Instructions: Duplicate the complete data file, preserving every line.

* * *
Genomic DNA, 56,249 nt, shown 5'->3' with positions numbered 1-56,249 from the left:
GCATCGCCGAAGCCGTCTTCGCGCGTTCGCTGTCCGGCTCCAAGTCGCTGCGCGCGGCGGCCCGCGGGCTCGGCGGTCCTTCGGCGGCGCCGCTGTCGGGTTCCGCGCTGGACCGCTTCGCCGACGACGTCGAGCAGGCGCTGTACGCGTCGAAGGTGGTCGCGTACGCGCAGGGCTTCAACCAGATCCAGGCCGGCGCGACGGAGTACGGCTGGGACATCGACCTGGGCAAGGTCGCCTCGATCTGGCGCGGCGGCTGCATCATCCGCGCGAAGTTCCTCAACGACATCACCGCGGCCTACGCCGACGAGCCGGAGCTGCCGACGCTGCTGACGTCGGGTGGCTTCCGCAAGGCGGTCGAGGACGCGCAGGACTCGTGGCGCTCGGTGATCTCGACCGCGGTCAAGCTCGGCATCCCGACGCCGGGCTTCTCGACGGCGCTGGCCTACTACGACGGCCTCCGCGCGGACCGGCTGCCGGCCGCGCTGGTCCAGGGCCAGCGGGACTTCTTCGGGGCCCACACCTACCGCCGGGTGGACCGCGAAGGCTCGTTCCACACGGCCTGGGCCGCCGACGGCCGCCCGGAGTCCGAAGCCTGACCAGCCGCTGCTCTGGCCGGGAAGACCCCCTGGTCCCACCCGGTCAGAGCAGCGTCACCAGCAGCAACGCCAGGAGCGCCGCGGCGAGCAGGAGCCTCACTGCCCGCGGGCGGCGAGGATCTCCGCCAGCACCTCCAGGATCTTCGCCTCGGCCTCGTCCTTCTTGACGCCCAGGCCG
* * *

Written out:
Genomic DNA, 56,249 nt, shown 5'->3' with positions numbered 1-56,249 from the left:
GCATCGCCGAAGCCGTCTTCGCGCGTTCGCTGTCCGGCTCCAAGTCGCTGCGCGCGGCGGCCCGCGGGCTCGGCGGTCCTTCGGCGGCGCCGCTGTCGGGTTCCGCGCTGGACCGCTTCGCCGACGACGTCGAGCAGGCGCTGTACGCGTCGAAGGTGGTCGCGTACGCGCAGGGCTTCAACCAGATCCAGGCCGGCGCGACGGAGTACGGCTGGGACATCGACCTGGGCAAGGTCGCCTCGATCTGGCGCGGCGGCTGCATCATCCGCGCGAAGTTCCTCAACGACATCACCGCGGCCTACGCCGACGAGCCGGAGCTGCCGACGCTGCTGACGTCGGGTGGCTTCCGCAAGGCGGTCGAGGACGCGCAGGACTCGTGGCGCTCGGTGATCTCGACCGCGGTCAAGCTCGGCATCCCGACGCCGGGCTTCTCGACGGCGCTGGCCTACTACGACGGCCTCCGCGCGGACCGGCTGCCGGCCGCGCTGGTCCAGGGCCAGCGGGACTTCTTCGGGGCCCACACCTACCGCCGGGTGGACCGCGAAGGCTCGTTCCACACGGCCTGGGCCGCCGACGGCCGCCCGGAGTCCGAAGCCTGACCAGCCGCTGCTCTGGCCGGGAAGACCCCCTGGTCCCACCCGGTCAGAGCAGCGTCACCAGCAGCAACGCCAGGAGCGCCGCGGCGAGCAGGAGCCTCACTGCCCGCGGGCGGCGAGGATCTCCGCCAGCACCTCCAGGATCTTCGCCTCGGCCTCGTCCTTCTTGACGCCCAGGCCG